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Countrymen Cano, Manny impacted Ciriaco

Countrymen Cano, Manny impacted Ciriaco

Countrymen Cano, Manny impacted Ciriaco
BOSTON -- Pedro Ciriaco's father could play a few positions himself.

"My dad, he played a little bit, he didn't play professionally," said Ciriaco, one of the bright spots in 2012 for the Red Sox. "I'd go watch my dad play. He was a shortstop and outfielder, too. I'd go watch him, trying to be like him. I love baseball, so I grow up watching baseball, so that's why I wanted to be."

Ciriaco turns 27 later this month, and this is the third season in which he's seen Major League action, but everything that came before this season pales in comparison. He had 31 games played prior to 2012, and he more than doubled that this season, playing 76 games. The Red Sox have used him everywhere but first base, pitcher and catcher.

Hispanic Heritage Month

Ciriaco grew up in San Pedro de Macoris, the same city in the Dominican Republic that produced Sammy Sosa and Ciriaco's offseason workout partner, Robinson Cano. There's some irony to the pairing with Cano, because the Bombers' All-Star has helped mold a Yankees killer.

"I mean, he just finds a way against us," Yankees manager Joe Girardi said of Ciriaco, who hit a whopping .415 against the Yanks, with a .566 slugging percentage.

Ciriaco can't explain his success against New York.

"I don't know," he said. "I just try and play hard every time I get a chance to play."

Coincidentally, one of Ciriaco's idols besides his father was Manny Ramirez, who hit more home runs against the Yankees in his career (55) than any other club. Ramirez is also a Dominican native, although he is from Santo Domingo, a different city. Either way, Red Sox fans can appreciate Ramirez's swing better than anyone.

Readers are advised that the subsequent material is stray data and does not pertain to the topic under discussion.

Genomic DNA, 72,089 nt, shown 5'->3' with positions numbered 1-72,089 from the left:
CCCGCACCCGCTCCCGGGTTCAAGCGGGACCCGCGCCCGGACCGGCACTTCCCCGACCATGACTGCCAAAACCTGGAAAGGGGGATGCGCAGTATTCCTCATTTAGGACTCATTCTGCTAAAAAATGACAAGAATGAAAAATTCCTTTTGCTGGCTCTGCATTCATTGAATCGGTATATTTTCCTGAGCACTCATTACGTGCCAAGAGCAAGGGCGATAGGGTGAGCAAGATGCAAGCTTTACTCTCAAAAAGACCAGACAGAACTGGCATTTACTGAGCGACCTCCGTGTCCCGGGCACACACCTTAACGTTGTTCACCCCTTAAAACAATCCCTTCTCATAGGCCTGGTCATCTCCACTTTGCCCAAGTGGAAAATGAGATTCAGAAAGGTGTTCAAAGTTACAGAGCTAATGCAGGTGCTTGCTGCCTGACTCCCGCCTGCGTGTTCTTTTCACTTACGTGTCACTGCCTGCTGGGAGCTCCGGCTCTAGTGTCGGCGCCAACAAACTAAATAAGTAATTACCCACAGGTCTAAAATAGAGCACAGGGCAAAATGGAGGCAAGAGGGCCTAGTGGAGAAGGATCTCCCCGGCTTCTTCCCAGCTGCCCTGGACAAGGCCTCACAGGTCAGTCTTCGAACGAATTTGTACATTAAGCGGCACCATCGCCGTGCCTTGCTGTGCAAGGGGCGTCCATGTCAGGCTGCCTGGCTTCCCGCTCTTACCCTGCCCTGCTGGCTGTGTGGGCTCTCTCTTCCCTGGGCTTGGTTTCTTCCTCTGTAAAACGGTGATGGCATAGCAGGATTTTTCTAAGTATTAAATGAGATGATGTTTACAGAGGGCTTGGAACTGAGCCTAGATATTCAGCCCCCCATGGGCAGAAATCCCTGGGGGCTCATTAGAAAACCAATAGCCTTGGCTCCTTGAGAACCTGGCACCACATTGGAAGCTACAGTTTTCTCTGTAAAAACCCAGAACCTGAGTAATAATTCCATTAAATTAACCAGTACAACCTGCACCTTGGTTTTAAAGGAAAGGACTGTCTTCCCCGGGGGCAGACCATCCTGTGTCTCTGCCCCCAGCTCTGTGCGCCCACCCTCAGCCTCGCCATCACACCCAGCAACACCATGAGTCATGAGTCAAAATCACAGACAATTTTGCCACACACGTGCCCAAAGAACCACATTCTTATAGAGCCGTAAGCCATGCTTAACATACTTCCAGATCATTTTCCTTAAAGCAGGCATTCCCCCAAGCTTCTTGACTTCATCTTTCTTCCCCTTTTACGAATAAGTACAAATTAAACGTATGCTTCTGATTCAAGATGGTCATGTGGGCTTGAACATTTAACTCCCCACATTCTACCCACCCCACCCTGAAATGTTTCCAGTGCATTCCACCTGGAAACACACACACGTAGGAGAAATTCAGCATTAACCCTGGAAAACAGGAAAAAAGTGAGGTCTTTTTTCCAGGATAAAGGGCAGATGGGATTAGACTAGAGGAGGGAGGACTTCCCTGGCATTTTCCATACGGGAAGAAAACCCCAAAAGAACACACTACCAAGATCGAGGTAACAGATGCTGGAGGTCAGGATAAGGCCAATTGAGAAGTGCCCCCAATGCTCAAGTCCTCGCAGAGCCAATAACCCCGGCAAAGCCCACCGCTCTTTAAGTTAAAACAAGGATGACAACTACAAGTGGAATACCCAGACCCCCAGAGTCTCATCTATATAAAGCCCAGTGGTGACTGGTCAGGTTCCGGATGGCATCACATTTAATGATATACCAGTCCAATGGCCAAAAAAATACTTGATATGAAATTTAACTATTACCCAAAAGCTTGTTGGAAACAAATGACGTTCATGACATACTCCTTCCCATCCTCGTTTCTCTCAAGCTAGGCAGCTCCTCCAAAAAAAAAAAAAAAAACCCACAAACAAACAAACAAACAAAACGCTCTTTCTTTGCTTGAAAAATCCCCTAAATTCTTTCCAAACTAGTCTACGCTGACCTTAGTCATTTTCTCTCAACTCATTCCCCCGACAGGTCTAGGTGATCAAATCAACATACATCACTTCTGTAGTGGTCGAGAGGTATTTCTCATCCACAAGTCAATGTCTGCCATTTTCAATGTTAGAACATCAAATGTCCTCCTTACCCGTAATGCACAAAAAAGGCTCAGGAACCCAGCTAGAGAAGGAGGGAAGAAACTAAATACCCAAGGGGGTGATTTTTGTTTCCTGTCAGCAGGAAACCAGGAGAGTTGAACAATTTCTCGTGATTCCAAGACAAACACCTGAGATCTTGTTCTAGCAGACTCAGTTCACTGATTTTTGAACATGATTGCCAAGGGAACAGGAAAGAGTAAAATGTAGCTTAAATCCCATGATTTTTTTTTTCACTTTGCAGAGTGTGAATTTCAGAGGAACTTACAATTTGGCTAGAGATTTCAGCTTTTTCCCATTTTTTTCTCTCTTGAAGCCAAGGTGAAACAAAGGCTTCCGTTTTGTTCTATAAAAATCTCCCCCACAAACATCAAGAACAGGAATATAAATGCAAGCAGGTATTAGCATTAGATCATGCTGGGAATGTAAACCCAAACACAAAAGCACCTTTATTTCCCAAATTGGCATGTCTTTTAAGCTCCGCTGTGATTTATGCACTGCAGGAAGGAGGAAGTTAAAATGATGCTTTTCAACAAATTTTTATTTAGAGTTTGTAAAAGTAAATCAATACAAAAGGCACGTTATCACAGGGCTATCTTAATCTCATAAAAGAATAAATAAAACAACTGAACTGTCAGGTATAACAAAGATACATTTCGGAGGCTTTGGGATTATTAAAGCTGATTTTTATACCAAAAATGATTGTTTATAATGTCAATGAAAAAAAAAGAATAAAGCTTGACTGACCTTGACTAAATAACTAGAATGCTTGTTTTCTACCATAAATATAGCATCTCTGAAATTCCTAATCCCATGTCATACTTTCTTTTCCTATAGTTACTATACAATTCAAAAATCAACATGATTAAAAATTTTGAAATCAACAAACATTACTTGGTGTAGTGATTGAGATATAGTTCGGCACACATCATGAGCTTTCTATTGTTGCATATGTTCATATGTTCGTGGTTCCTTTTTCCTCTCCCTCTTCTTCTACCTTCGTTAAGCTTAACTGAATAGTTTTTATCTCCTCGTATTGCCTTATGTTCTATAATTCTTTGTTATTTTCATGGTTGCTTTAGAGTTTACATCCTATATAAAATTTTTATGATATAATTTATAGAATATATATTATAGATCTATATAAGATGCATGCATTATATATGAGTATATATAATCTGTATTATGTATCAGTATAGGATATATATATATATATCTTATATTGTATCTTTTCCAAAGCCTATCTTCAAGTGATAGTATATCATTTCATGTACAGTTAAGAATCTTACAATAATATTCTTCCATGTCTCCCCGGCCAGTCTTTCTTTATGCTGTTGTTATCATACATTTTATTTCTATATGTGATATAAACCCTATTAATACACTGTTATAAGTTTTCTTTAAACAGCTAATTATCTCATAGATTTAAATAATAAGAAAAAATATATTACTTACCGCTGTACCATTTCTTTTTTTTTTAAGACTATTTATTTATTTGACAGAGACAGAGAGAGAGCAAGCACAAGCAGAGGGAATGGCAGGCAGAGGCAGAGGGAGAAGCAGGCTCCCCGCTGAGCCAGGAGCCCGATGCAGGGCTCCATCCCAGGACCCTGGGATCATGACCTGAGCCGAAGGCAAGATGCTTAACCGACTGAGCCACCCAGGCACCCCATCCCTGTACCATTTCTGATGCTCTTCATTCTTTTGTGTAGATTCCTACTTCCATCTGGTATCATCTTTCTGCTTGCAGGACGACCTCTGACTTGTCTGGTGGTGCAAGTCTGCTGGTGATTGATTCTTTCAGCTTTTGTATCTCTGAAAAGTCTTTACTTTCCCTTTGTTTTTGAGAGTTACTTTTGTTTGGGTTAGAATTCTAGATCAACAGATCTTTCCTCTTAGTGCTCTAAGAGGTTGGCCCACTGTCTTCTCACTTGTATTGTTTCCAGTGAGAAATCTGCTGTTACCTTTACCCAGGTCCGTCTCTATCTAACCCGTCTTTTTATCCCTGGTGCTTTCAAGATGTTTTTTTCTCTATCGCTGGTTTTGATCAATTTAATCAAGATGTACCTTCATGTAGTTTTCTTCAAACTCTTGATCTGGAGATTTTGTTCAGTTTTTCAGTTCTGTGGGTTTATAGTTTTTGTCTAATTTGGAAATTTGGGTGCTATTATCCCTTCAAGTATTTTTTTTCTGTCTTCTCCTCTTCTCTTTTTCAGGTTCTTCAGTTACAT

"I grew up watching Manny, Sammy Sosa, guys like that," Ciriaco said. "I really like Manny, the way he hits."

Ciriaco doesn't have anywhere close to Manny's power, but he does credit some of his overall success at the plate to the work he did with Cano. Ciriaco had worked out with Cano before, when he was about 15 years old. After a short stint with Cano last offseason, he expects the two will work out together again this offseason.

That will probably come after Ciriaco plays winter ball in the Dominican.

"I knew him a little bit before [this year] -- we're from the same town and his dad has a facility for players, and I remember my coaches, they practiced with him," Ciriaco said of Cano. "And I practiced for a couple weeks when I was young. Met him and his dad a long time ago. Last offseason, when I finished playing in winter ball, we talked and he wanted me to come practice together."

Ciriaco's impressed his teammates along his breakout season. The Red Sox signed him last offseason as a Minor League free agent, and he he had a stellar Spring Training. Since making the big league club, he's carried an average of .300 or better since his second game.

"He's been playing great for us," Jacoby Ellsbury said. "He's been huge for us all season."

Evan Drellich is a reporter for MLB.com. Follow him on Twitter @EvanDrellich. This story was not subject to the approval of Major League Baseball or its clubs.

{"content":["hispanic_heritage_month" ] }
{"content":["hispanic_heritage_month" ] }